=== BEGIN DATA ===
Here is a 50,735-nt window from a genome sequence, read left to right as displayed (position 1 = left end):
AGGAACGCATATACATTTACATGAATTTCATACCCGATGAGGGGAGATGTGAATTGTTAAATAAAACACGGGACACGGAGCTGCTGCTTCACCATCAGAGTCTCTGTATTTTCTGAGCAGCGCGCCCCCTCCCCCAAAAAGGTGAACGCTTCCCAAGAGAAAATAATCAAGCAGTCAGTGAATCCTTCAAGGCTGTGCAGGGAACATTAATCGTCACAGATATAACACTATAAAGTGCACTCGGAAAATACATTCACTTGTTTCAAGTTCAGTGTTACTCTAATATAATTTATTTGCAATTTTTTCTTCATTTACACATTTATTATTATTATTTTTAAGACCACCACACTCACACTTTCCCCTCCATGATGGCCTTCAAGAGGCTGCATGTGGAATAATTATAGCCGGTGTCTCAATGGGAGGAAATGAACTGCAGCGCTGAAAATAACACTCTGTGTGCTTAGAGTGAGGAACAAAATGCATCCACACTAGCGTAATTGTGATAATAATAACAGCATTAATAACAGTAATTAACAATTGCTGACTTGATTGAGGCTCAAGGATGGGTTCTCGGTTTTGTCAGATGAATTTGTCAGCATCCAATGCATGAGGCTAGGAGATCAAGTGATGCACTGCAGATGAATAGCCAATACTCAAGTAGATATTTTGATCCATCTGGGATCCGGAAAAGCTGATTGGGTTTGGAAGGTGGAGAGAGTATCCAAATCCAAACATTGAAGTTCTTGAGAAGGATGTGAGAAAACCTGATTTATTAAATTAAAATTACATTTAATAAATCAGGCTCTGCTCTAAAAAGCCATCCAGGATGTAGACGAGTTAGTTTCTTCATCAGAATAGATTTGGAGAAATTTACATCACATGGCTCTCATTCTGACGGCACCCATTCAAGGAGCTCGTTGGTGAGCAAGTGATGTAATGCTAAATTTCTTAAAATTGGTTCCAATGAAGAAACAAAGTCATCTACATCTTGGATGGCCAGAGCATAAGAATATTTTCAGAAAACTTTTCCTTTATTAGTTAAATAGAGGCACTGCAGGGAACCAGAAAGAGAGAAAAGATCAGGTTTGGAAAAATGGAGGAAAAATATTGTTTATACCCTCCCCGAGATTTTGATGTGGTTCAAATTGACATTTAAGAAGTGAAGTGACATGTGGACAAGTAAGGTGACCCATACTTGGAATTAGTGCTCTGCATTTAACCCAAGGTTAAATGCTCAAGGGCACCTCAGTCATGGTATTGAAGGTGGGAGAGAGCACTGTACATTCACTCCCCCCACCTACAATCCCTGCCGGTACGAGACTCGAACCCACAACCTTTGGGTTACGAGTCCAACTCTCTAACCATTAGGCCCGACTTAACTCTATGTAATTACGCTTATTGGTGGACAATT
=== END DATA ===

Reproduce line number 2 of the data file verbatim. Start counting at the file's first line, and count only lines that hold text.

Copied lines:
AGGAACGCATATACATTTACATGAATTTCATACCCGATGAGGGGAGATGTGAATTGTTAAATAAAACACGGGACACGGAGCTGCTGCTTCACCATCAGAGTCTCTGTATTTTCTGAGCAGCGCGCCCCCTCCCCCAAAAAGGTGAACGCTTCCCAAGAGAAAATAATCAAGCAGTCAGTGAATCCTTCAAGGCTGTGCAGGGAACATTAATCGTCACAGATATAACACTATAAAGTGCACTCGGAAAATACATTCACTTGTTTCAAGTTCAGTGTTACTCTAATATAATTTATTTGCAATTTTTTCTTCATTTACACATTTATTATTATTATTTTTAAGACCACCACACTCACACTTTCCCCTCCATGATGGCCTTCAAGAGGCTGCATGTGGAATAATTATAGCCGGTGTCTCAATGGGAGGAAATGAACTGCAGCGCTGAAAATAACACTCTGTGTGCTTAGAGTGAGGAACAAAATGCATCCACACTAGCGTAATTGTGATAATAATAACAGCATTAATAACAGTAATTAACAATTGCTGACTTGATTGAGGCTCAAGGATGGGTTCTCGGTTTTGTCAGATGAATTTGTCAGCATCCAATGCATGAGGCTAGGAGATCAAGTGATGCACTGCAGATGAATAGCCAATACTCAAGTAGATATTTTGATCCATCTGGGATCCGGAAAAGCTGATTGGGTTTGGAAGGTGGAGAGAGTATCCAAATCCAAACATTGAAGTTCTTGAGAAGGATGTGAGAAAACCTGATTTATTAAATTAAAATTACATTTAATAAATCAGGCTCTGCTCTAAAAAGCCATCCAGGATGTAGACGAGTTAGTTTCTTCATCAGAATAGATTTGGAGAAATTTACATCACATGGCTCTCATTCTGACGGCACCCATTCAAGGAGCTCGTTGGTGAGCAAGTGATGTAATGCTAAATTTCTTAAAATTGGTTCCAATGAAGAAACAAAGTCATCTACATCTTGGATGGCCAGAGCATAAGAATATTTTCAGAAAACTTTTCCTTTATTAGTTAAATAGAGGCACTGCAGGGAACCAGAAAGAGAGAAAAGATCAGGTTTGGAAAAATGGAGGAAAAATATTGTTTATACCCTCCCCGAGATTTTGATGTGGTTCAAATTGACATTTAAGAAGTGAAGTGACATGTGGACAAGTAAGGTGACCCATACTTGGAATTAGTGCTCTGCATTTAACCCAAGGTTAAATGCTCAAGGGCACCTCAGTCATGGTATTGAAGGTGGGAGAGAGCACTGTACATTCACTCCCCCCACCTACAATCCCTGCCGGTACGAGACTCGAACCCACAACCTTTGGGTTACGAGTCCAACTCTCTAACCATTAGGCCCGACTTAACTCTATGTAATTACGCTTATTGGTGGACAATT